Ancient Achievements

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Such were the main features of the constitution and jurisprudence of Athens when the struggle between the patricians and plebeians of Rome began, to which we now give our attention. It was the real beginning of constitutional liberty in Rome. Before this time the government was in the hands either of kings or aristocrats. The patricians were descendants of the original Latin, Sabine, and Etruscan families; the plebeians were the throng of common folk brought in by conquest or later immigration,--mostly of Latin origin. The senate was the ruling power after the expulsion of the kings, and senators were selected from the great patrician families, who controlled by their wealth and influence the popular elections, the army and navy, and all foreign relations. Consuls, the highest magistrates, who commanded the armies, were annually elected by the people; but for several centuries the consuls belonged to great families. The constitution was essentially aristocratic, and the aristocracy was based on wealth. Power was in the hands of nobles, whether their ancestors were patricians or plebeians, although in the early ages of the Republic they were mostly patricians by birth. But with the growth of Rome new families that were not descended from the ancient tribes became prominent,--like the Claudii, the Julii, and the Servilii,--and were incorporated with the nobility. There are very few names in Roman history before the time of Marius which did not belong to this noble class. The _plebs_, or common people, had at first no political privileges whatever, not even the right of suffrage, and were not allowed to marry into patrician rank. Indeed, they were politically and socially oppressed.

The first great event which gave the plebs protection and political importance was the appointment of representatives called "tribunes of the people,"--a privilege extorted from the patricians. The tribunes had the right to be present at the deliberations of the senate; their persons were inviolable, and they had the power of veto over obnoxious laws. Their power continually increased, until they were finally elected from the senatorial body. In 421 B.C. the plebs had gained sufficient influence to establish the _connubium_, by which they were allowed to intermarry with patricians. In the same year they were admitted to the quaestorship, which office entitled the possessor to a seat in the senate. The quaestors had charge of the public money. In 336 B.C. the plebeians obtained the praetorship, a judicial office.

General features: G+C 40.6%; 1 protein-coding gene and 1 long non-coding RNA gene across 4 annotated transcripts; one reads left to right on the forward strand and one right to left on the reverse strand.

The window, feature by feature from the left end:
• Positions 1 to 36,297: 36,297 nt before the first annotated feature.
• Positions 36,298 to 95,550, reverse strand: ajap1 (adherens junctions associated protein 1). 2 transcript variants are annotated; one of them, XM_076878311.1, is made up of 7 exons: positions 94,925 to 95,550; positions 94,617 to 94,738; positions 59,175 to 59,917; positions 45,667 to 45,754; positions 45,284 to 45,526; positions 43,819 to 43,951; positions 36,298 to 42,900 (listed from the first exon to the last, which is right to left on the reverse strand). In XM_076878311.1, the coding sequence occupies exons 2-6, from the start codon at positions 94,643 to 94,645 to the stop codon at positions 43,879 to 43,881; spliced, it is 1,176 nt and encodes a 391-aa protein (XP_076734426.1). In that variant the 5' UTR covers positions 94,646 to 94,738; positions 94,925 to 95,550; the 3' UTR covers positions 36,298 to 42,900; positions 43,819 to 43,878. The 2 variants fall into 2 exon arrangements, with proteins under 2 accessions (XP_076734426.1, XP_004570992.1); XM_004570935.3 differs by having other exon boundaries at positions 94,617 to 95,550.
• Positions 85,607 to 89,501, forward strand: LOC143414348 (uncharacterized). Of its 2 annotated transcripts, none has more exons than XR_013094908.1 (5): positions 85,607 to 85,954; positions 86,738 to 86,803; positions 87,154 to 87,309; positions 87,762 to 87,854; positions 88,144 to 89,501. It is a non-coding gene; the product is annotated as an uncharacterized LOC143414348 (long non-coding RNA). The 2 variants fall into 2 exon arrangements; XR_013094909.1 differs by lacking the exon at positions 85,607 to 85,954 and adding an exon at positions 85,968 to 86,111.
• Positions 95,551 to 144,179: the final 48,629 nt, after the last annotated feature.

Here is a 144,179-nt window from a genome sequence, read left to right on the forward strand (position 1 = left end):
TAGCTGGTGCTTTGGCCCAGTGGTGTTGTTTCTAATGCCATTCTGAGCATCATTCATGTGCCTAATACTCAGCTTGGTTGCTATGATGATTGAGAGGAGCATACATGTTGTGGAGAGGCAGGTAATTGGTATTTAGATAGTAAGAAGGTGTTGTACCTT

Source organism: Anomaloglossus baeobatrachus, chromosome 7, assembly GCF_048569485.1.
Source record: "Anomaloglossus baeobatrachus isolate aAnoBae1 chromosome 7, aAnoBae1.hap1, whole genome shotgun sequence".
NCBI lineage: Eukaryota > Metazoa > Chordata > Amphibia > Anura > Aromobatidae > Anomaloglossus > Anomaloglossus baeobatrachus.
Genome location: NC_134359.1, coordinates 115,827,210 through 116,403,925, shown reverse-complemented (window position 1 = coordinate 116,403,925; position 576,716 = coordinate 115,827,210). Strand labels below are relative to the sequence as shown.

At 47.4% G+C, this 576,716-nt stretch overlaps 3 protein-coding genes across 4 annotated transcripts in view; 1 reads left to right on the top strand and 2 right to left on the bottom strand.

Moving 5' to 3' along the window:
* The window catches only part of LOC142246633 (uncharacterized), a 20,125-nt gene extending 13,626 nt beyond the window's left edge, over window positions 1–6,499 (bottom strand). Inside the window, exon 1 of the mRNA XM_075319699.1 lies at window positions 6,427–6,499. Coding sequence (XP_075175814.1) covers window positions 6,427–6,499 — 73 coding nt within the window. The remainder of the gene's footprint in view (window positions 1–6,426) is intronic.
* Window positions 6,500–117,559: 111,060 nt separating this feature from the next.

In the year 286 B.C. the distinctions vanished between plebeians and patricians, and the term _populus_ instead of _plebs_, was applied to all Roman people alike. Originally the _populus_ comprised strictly Roman citizens, those who belonged to the original tribes, and who had the right of suffrage. When the plebeians obtained access to the great offices of the state, the senate represented the whole people as it formerly represented the _populus_, and the term _populus_ was enlarged to embrace the entire community.

The senate was an august body, and was very powerful. It was both judicial and legislative, and for several centuries was composed of patricians alone. Its members always belonged to the aristocracy, whether of patrician or plebeian descent, and were supposed to be rich. Under Augustus it required one million two hundred thousand sesterces annually to support the senatorial dignity. The senate, the members of which were chosen for life, had the superintendence of matters of religion and foreign relations; it commanded the levies of troops; it regulated duties and taxes; it gave audience to ambassadors; it determined upon the way that war should be conducted; it decreed to what provinces governors should be sent; it declared martial law in the appointment of dictators; and it decreed triumphs to fortunate generals. The senators, as a badge of distinction, wore upon their tunics a broad purple stripe, and they had the privilege of the best seats in the theatres. Their decisions were laws _(leges)._ A large part of them had held curule offices, which entitled them to a seat in the senate for life. The curule officers were the consuls, the praetors, the aediles, the quaestors, the tribunes; so that an able senator was sure of a great office in the course of his life. A man could scarcely be a senator unless he had held a great office, nor could he often have held a great office unless he were a senator. Thus it would seem that the Roman constitution for three hundred years after the expulsion of the kings was essentially aristocratic. The _plebs_ had but small consideration till the time of the Gracchi.

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